Teenage addiction to technology is a growing issue across the globe. There have been reports of issues in multiple countries, including China, Japan, and the US just to name a few. Now, I’m not saying we should all deem this the apocalypse, but we definitely need to consider the possible effects of teenage addiction to technology–even if it sounds ridiculous. In a recent article by Vice News, a new book discussing teenage addiction to technology was highlighted.
Is teenage addiction to technology a real threat to our children?
According to Dr. Nicholas Kardaras–author of Glow Kids: How Screen Addiction Is Hijacking Our Kids–teenage addiction to technology is very real and very scary. Research is just beginning to be conducted in this area because of the novelty of technology, our world has never experienced this type of interconnectedness before so we don’t know the possible effects, good and bad. Dr. Kardaras believes that technology can become as addictive as any other behavioral or substance addiction. His book delves into “how compulsive technology usage and reliance on screens can damage the developing brain of a child the same way that drug addiction can.”
Dr. Kardaras has done tons of trials and research into addiction and what causes it, but his new obsession is teenage addiction to technology. He thinks that too much screen time can actually keep a child from reaching their creative potential.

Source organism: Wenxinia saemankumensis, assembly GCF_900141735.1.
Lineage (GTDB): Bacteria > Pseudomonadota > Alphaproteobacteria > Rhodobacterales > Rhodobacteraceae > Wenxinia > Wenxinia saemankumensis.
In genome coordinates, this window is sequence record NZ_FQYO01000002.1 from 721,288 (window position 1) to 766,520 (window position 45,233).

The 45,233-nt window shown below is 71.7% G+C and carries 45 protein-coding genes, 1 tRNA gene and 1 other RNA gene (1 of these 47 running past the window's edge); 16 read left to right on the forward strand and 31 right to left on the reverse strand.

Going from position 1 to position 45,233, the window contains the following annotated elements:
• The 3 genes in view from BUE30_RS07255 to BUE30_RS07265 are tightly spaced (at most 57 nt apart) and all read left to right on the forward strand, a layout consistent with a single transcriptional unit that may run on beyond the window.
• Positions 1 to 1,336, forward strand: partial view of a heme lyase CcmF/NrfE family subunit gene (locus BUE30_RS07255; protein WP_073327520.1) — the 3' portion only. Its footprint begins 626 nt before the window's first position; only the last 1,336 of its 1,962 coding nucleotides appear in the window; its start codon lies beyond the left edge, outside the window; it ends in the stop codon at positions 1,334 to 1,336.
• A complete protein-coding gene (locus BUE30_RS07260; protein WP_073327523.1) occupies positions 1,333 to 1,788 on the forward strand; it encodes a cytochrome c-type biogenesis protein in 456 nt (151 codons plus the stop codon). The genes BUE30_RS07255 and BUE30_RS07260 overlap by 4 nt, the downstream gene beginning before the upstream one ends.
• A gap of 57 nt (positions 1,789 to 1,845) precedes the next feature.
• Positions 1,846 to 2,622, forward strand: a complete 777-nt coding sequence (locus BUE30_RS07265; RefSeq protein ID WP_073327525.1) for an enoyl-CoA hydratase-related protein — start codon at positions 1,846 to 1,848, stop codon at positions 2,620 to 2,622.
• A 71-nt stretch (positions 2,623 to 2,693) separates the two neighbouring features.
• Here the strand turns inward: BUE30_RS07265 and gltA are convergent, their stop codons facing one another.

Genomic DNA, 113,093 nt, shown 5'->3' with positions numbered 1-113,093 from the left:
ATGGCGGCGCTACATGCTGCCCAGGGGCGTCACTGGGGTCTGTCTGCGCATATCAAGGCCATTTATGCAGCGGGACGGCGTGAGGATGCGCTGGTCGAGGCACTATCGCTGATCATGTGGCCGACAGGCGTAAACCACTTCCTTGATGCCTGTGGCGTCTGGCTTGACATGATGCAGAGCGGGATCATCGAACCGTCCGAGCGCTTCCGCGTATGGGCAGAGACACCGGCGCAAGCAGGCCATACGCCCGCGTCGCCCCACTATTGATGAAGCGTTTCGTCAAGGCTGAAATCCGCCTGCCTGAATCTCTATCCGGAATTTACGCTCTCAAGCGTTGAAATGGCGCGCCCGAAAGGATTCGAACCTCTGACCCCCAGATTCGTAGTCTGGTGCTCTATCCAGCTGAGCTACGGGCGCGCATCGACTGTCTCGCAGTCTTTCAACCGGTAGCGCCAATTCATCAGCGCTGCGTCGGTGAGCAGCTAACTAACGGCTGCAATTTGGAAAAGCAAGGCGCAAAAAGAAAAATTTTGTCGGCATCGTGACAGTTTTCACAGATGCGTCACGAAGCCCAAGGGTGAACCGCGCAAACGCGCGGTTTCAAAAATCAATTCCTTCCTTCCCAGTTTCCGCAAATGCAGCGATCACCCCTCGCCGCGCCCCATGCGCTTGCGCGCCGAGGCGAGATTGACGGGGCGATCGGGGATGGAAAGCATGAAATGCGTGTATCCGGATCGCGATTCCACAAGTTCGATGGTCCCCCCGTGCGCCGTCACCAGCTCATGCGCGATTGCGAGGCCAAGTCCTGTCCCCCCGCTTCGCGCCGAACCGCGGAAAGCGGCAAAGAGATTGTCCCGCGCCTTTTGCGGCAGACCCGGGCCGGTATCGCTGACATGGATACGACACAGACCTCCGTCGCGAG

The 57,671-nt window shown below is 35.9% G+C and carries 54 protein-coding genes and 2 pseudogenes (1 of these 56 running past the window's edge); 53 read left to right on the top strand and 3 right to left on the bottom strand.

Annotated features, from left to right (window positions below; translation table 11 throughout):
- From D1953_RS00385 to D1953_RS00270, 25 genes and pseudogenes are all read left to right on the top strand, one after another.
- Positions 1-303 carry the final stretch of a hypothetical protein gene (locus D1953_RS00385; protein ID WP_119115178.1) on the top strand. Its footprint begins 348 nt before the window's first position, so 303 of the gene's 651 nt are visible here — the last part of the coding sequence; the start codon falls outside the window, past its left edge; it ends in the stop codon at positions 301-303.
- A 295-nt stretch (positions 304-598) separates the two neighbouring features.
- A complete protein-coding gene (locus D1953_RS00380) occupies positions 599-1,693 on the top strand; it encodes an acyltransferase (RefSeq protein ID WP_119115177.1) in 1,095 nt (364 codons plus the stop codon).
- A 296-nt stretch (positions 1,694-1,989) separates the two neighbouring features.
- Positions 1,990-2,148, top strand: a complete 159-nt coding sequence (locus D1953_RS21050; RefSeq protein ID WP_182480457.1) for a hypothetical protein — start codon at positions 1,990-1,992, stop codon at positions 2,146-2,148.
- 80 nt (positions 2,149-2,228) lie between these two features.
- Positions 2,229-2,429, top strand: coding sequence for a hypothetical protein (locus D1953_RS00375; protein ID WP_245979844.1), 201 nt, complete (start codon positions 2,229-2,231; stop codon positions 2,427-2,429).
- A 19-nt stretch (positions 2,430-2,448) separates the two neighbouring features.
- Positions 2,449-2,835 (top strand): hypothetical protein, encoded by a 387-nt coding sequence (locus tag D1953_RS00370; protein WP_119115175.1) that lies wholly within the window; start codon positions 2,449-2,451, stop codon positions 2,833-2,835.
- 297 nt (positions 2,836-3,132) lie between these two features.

Should we limit screen-time for our kids?
Dr. Kardaras proposes letting “children’s brains fully develop first before” exposing them to “digital drugs.” He’s referring to the way video games or social media elicits dopamine and adrenaline responses, possibly making the technology addictive. He thinks that overuse of technology can hinder growth in the frontal cortex–which is basically the part of the brain that makes you able to control impulses.
While this all sounds very troubling, there’s still much research that needs to be conducted in order to confirm the full effects and causes of teenage addiction to technology. Dr. Kardaras’ worries are definitely justified and shouldn’t be taken lightly, but this isn’t a call to suddenly throw all your screens out the window.
Instead, this is a call to limit screen time. Create zones and times for no screens. Encourage your children to get into hobbies that will keep them physically or mentally interested in the real world, not the digital one. This can help combat teenage addiction to technology.
Trails Carolina can help
Trails Carolina is a wilderness therapy program for struggling youth, ages 10-17. Our students commonly deal with issues such as depression, anxiety, ADHD, and other behavioral challenges. We use outdoor learning and wilderness therapy to improve the lives of young people.
For more information about how Trails Carolina handles teenage addiction to technology, please call 800-975-7303 today!